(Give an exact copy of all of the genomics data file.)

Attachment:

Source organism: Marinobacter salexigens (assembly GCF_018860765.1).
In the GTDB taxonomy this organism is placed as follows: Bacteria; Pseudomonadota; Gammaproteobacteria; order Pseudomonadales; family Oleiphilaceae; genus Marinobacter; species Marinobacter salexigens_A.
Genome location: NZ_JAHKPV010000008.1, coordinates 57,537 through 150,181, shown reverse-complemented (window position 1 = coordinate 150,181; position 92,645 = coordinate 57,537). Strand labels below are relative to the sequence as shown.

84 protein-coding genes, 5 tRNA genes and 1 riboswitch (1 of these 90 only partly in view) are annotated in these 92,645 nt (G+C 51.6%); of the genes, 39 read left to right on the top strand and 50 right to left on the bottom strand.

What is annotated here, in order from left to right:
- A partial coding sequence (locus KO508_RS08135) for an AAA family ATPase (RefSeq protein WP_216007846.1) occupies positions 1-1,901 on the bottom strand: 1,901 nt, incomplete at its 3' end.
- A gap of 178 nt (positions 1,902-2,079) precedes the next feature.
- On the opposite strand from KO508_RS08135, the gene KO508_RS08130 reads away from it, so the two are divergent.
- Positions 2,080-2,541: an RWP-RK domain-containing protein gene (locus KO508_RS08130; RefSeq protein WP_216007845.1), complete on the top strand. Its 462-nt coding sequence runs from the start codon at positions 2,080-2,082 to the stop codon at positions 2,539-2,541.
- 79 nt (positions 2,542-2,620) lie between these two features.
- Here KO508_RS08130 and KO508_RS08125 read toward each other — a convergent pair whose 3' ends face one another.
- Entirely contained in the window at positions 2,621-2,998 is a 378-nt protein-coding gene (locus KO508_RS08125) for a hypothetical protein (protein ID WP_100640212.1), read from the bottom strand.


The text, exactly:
Source organism: Marinobacter salexigens (assembly GCF_018860765.1).
In the GTDB taxonomy this organism is placed as follows: Bacteria; Pseudomonadota; Gammaproteobacteria; order Pseudomonadales; family Oleiphilaceae; genus Marinobacter; species Marinobacter salexigens_A.
Genome location: NZ_JAHKPV010000008.1, coordinates 57,537 through 150,181, shown reverse-complemented (window position 1 = coordinate 150,181; position 92,645 = coordinate 57,537). Strand labels below are relative to the sequence as shown.

84 protein-coding genes, 5 tRNA genes and 1 riboswitch (1 of these 90 only partly in view) are annotated in these 92,645 nt (G+C 51.6%); of the genes, 39 read left to right on the top strand and 50 right to left on the bottom strand.

What is annotated here, in order from left to right:
- A partial coding sequence (locus KO508_RS08135) for an AAA family ATPase (RefSeq protein WP_216007846.1) occupies positions 1-1,901 on the bottom strand: 1,901 nt, incomplete at its 3' end.
- A gap of 178 nt (positions 1,902-2,079) precedes the next feature.
- On the opposite strand from KO508_RS08135, the gene KO508_RS08130 reads away from it, so the two are divergent.
- Positions 2,080-2,541: an RWP-RK domain-containing protein gene (locus KO508_RS08130; RefSeq protein WP_216007845.1), complete on the top strand. Its 462-nt coding sequence runs from the start codon at positions 2,080-2,082 to the stop codon at positions 2,539-2,541.
- 79 nt (positions 2,542-2,620) lie between these two features.
- Here KO508_RS08130 and KO508_RS08125 read toward each other — a convergent pair whose 3' ends face one another.
- Entirely contained in the window at positions 2,621-2,998 is a 378-nt protein-coding gene (locus KO508_RS08125) for a hypothetical protein (protein ID WP_100640212.1), read from the bottom strand.